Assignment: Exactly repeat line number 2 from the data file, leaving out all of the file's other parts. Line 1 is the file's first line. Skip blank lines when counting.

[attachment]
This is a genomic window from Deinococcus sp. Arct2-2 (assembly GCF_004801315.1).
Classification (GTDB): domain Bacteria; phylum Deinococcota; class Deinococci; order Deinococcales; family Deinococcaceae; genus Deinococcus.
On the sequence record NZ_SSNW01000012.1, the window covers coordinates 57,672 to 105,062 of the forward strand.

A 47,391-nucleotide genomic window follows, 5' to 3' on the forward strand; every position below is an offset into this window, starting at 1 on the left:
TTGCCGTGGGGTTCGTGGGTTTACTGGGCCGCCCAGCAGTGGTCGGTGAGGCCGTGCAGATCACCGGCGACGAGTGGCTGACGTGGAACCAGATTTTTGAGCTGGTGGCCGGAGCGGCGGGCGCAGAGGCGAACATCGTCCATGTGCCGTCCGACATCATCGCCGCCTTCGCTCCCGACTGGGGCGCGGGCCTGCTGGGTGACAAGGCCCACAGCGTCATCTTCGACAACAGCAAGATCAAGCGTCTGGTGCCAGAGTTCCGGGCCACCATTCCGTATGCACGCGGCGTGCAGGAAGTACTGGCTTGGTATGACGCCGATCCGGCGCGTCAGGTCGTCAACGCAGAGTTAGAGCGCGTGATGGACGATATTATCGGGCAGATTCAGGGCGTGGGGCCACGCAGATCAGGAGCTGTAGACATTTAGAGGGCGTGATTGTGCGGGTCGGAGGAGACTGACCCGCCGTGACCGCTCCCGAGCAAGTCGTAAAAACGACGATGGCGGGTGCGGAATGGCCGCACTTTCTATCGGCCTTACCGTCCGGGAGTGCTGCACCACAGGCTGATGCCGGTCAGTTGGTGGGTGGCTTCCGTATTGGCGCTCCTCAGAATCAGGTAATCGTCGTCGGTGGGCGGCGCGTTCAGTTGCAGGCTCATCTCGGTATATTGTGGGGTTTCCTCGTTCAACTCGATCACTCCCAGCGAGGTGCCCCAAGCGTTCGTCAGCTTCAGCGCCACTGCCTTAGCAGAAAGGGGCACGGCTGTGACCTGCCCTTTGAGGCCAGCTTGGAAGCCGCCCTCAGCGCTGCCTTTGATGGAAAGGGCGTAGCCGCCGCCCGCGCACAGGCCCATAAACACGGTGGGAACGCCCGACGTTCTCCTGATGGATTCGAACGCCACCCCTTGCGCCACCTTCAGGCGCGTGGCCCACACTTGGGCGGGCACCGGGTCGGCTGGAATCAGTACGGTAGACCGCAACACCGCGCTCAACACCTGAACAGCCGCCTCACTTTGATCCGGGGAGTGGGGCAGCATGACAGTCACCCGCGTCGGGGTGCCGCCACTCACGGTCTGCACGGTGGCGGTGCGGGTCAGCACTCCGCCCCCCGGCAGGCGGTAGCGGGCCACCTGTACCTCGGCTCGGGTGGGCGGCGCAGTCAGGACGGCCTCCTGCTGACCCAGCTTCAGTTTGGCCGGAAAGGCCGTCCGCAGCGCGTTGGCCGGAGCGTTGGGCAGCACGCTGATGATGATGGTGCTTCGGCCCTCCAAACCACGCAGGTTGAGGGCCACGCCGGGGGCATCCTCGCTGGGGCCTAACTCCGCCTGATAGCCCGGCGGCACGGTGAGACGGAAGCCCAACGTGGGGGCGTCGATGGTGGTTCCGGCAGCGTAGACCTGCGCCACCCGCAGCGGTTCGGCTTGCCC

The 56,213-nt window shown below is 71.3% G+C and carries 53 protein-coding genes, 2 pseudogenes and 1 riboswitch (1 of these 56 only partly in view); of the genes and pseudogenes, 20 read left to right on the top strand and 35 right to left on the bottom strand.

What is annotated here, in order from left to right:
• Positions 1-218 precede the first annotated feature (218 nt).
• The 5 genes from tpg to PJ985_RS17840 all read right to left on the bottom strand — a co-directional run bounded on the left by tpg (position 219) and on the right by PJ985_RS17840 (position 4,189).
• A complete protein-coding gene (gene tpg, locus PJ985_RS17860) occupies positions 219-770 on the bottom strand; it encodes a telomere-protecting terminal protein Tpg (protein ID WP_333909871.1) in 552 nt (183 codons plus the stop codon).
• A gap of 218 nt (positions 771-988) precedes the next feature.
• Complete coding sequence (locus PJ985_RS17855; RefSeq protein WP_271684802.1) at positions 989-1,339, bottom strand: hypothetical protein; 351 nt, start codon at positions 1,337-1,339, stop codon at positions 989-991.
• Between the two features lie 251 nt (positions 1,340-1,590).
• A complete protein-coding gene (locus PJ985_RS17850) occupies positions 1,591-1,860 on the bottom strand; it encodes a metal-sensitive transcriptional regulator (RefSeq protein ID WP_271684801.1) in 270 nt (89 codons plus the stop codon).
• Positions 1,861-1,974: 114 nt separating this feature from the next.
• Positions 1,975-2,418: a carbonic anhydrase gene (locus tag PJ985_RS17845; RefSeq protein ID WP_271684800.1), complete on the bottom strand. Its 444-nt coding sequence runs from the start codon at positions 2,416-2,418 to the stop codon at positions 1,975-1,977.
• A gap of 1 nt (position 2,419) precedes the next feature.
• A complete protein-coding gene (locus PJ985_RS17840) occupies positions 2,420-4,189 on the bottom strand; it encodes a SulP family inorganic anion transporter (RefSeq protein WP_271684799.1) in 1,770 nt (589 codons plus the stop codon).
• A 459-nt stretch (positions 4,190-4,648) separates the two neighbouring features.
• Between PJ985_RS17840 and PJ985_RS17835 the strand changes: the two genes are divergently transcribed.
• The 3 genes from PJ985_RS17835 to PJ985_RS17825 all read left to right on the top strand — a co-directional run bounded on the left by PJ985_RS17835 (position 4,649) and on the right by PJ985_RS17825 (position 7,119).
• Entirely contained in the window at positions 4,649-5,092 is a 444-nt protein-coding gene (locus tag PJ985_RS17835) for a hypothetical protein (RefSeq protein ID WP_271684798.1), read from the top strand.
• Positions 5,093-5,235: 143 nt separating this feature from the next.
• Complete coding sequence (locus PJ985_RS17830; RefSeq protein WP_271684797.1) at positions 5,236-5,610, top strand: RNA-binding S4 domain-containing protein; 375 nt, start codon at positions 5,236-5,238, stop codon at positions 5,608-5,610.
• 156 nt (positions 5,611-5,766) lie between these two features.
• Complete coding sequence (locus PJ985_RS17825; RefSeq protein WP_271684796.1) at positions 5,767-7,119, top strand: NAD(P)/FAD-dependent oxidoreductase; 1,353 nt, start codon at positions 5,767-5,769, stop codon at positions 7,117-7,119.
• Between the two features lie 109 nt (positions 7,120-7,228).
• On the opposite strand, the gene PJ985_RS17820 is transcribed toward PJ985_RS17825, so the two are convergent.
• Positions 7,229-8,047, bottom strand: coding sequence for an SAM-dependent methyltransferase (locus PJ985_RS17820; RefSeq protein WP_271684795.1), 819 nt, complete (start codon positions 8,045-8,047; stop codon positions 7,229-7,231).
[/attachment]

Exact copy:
Classification (GTDB): domain Bacteria; phylum Deinococcota; class Deinococci; order Deinococcales; family Deinococcaceae; genus Deinococcus.